NN: It’s definitely a goal and one we try to achieve as much as is appropriate and good. I think that’s one of the things we can say is one of the band’s strengths, when we’re all singing together.
NF: I mean, to me, that was kind of the most interesting element of the kind of dialectic with the MPC and the analog elements, it was, like the voice. Frank, you’ve said that you feel like your voice is your strongest instrument.
FL: Totally, totally.
NF: And then Mike, you said this is actually the first time you’ve really sung in a band.
MB: Yeah. It’s always been a goal of mine, to sing over an MPC – not rap over it, but sing. But there’s gonna be some more rapping soon.
FL: Yeah. Things are gonna get rap-ier. We’d love to do some collabo’s with some rappers.
MB: I mean, really believe this, though, that the only people who are really pulling off the electronic-vocal hybrid are rap artists. I think it’s why we touch upon it a lot, because there’s not really many other people to look to.
FL: There’s some other people.
MB: But I think rap artists are doing it so well in a lot of new, inspiring ways.
FL: Animal Collective does a pretty incredible job of it.
MB: Yeah. Well, that’s another reason that we get often get compared to them is because we use those kinds of rhythms and sing harmonies over electronic bass. There’s not many other people doing that well.
FL: I don’t know, really.
NN: Gang Gang Dance is another one.
FL: I think Crystal Castles, actually, are kind of an amazing electro band.
NN: Yeah, tons of bands are experimenting with electronics, but I think you’re right.
MB: Well it depends what happens with the voice. With Crystal Castles, the electronics get the voice, for sure, the vocals are more like a keyboard part. Rap puts the vocals up front.
FL: Well, it depends on the rap.
MB: As a genre, though, if you’re gonna generalize, the mix is focused around the voice and the 808 kick.Whereas a lot of electronic stuff, it’s more dance production – you have the electronic elements and then you have the voice that’s almost mixed like a sample.
NF: Was this something that came up while you guys were recording? Was it in the mastering process more than the recording?
NN: Yeah. The guy we worked with comes from a hip-hop background, so he’s very centered on the vocals. He kept telling us “This is a vocal-hot record! This is gonna be a vocal-hot record!” He brought out the vocals and the kick drum a lot. It was interesting to work with him because a lot of my inclinations for production are not to bring out the vocals. As far as the, like, masterworks of recordings that I listen to over and over, a lot of them are very textural and are more about the entire tableau than the vocals being up-front. I’d say, musically, in my whole life, I’ve been influenced more by Loveless than by Biggie. But our record maybe only takes some cues from Loveless. I don’t know, I’m just trying to say it was an interesting process.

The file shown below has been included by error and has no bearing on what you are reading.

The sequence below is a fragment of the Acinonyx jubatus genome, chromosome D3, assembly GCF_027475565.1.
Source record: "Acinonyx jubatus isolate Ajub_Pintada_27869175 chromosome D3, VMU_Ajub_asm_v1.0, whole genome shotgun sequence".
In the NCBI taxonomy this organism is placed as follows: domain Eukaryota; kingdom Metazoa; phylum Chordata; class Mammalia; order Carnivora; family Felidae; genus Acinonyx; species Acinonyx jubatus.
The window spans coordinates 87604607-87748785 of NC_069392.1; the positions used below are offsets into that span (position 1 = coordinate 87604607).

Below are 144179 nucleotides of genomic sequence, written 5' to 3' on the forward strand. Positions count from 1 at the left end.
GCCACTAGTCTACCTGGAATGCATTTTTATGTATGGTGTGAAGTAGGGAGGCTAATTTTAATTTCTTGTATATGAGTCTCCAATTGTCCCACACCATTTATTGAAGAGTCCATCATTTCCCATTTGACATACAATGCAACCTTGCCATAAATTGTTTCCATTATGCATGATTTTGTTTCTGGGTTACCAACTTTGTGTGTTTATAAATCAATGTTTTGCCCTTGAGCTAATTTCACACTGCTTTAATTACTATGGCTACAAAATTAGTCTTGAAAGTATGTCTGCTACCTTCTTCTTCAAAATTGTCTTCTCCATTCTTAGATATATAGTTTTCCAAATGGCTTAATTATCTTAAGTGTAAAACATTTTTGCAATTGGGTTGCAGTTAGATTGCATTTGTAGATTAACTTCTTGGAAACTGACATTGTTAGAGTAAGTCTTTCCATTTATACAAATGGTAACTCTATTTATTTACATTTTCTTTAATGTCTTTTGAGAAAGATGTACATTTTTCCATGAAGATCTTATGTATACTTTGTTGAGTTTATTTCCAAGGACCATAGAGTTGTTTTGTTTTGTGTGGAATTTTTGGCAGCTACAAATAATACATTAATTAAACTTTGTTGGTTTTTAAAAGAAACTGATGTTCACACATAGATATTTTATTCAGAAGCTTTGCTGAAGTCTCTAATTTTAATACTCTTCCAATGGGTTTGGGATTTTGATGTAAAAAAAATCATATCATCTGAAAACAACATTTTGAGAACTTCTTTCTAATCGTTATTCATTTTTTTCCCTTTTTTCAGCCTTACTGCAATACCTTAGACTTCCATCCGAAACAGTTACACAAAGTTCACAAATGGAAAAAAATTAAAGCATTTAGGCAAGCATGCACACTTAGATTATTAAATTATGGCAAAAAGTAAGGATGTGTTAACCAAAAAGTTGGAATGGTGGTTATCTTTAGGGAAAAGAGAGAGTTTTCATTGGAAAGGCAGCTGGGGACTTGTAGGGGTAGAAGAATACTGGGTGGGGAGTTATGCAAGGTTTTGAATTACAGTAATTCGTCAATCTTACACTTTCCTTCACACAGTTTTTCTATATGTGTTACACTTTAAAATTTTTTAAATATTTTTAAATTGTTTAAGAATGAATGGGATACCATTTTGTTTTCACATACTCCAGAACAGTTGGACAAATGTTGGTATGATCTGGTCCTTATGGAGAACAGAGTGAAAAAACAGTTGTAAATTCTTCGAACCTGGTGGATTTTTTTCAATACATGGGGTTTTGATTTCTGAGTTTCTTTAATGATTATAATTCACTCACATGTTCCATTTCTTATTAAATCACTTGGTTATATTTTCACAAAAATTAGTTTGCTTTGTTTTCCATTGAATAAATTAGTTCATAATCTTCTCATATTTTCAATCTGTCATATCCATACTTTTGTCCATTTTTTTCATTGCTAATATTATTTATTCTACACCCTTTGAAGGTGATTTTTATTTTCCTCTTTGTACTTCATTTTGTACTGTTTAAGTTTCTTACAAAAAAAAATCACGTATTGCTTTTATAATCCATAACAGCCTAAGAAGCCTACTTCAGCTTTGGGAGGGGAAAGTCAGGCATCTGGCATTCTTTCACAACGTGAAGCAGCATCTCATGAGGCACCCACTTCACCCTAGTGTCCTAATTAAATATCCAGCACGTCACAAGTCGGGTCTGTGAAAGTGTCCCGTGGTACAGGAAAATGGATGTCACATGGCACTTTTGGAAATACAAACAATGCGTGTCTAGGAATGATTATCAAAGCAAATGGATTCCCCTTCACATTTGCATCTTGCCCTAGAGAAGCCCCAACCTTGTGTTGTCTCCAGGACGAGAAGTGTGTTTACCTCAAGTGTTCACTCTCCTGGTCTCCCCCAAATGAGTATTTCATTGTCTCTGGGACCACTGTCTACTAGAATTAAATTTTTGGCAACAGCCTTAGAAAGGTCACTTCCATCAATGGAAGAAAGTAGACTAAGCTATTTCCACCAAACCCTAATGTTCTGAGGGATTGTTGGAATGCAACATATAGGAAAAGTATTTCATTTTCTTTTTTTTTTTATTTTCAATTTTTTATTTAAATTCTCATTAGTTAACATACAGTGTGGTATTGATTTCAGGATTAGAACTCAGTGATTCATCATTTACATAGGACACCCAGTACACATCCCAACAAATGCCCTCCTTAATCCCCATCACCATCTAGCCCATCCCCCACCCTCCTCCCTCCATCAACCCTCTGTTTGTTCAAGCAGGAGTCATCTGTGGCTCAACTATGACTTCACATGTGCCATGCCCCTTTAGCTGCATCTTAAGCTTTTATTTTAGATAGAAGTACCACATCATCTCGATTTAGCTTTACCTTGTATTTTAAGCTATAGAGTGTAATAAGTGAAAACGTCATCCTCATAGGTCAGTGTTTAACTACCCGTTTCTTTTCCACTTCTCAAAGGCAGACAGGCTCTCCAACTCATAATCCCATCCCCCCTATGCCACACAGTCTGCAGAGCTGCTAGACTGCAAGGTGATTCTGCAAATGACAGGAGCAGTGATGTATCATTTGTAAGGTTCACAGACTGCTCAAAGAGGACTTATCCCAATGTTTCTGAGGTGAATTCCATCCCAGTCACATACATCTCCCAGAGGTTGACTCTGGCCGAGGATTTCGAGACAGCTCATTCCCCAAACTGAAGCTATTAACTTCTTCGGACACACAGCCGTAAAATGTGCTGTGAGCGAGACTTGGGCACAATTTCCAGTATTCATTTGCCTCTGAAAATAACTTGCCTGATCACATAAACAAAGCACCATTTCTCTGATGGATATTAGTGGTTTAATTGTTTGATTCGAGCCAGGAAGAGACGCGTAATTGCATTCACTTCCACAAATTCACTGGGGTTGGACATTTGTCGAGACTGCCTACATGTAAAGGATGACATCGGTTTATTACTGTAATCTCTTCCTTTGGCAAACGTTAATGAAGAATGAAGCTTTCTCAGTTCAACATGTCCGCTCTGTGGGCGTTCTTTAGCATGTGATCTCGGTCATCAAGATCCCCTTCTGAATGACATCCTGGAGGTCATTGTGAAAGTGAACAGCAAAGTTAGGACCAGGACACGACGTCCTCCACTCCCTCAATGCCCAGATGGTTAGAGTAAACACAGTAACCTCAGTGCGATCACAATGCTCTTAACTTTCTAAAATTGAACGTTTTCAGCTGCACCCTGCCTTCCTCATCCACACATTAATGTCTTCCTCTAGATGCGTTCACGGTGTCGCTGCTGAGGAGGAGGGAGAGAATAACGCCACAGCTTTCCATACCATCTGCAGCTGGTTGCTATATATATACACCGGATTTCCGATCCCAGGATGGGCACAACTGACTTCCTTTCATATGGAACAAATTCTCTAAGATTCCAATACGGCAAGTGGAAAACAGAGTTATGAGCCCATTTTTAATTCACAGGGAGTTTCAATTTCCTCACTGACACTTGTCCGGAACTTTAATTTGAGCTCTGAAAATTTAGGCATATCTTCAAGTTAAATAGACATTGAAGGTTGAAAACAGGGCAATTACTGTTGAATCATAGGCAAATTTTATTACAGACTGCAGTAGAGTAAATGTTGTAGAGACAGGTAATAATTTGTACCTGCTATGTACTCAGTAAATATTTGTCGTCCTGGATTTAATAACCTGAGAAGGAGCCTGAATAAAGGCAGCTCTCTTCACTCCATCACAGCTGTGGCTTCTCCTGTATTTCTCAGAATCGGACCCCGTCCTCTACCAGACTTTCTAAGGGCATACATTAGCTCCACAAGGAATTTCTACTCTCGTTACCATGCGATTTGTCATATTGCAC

MB: When we were mixing, we were going back and forth between having it be more textural and ambient vs. being more of a thump-and-pop song. I think what we learned is that you can’t just average those things together and hope you come up with something good in between. You can’t just hope to take the best parts of a pop song and the best parts of a shoegaze, put them together, and expect them to sound good. In order for a pop song to be a pop song and a shoegaze song a shoegaze song, they have to have certain elements in them that directly conflict with each other. So we had to make certain choices – “the vocals are going to be like this, but the kick drum can stay like this;” the “guitar needs to be like this, and maybe we can pick up slack for that by making the drums sound like this.” Kind of moving things around so it takes up both of those worlds, but at the same time, it can be both of them, it doesn’t neglect the other one. It’s a big challenge. You can’t just average them.
NF: Cool. Is there anything else you guys want to talk about?
MB: Not right now.
NN: I have something. Nobody listening to this interview could know this, but just wanted to tell you that, throughout the interview, Mike’s been manipulating his fork, and it finally just broke!
Keepaway - "Yellow Wings".mp3
Keepaway - "I Think About You All The Time".mp3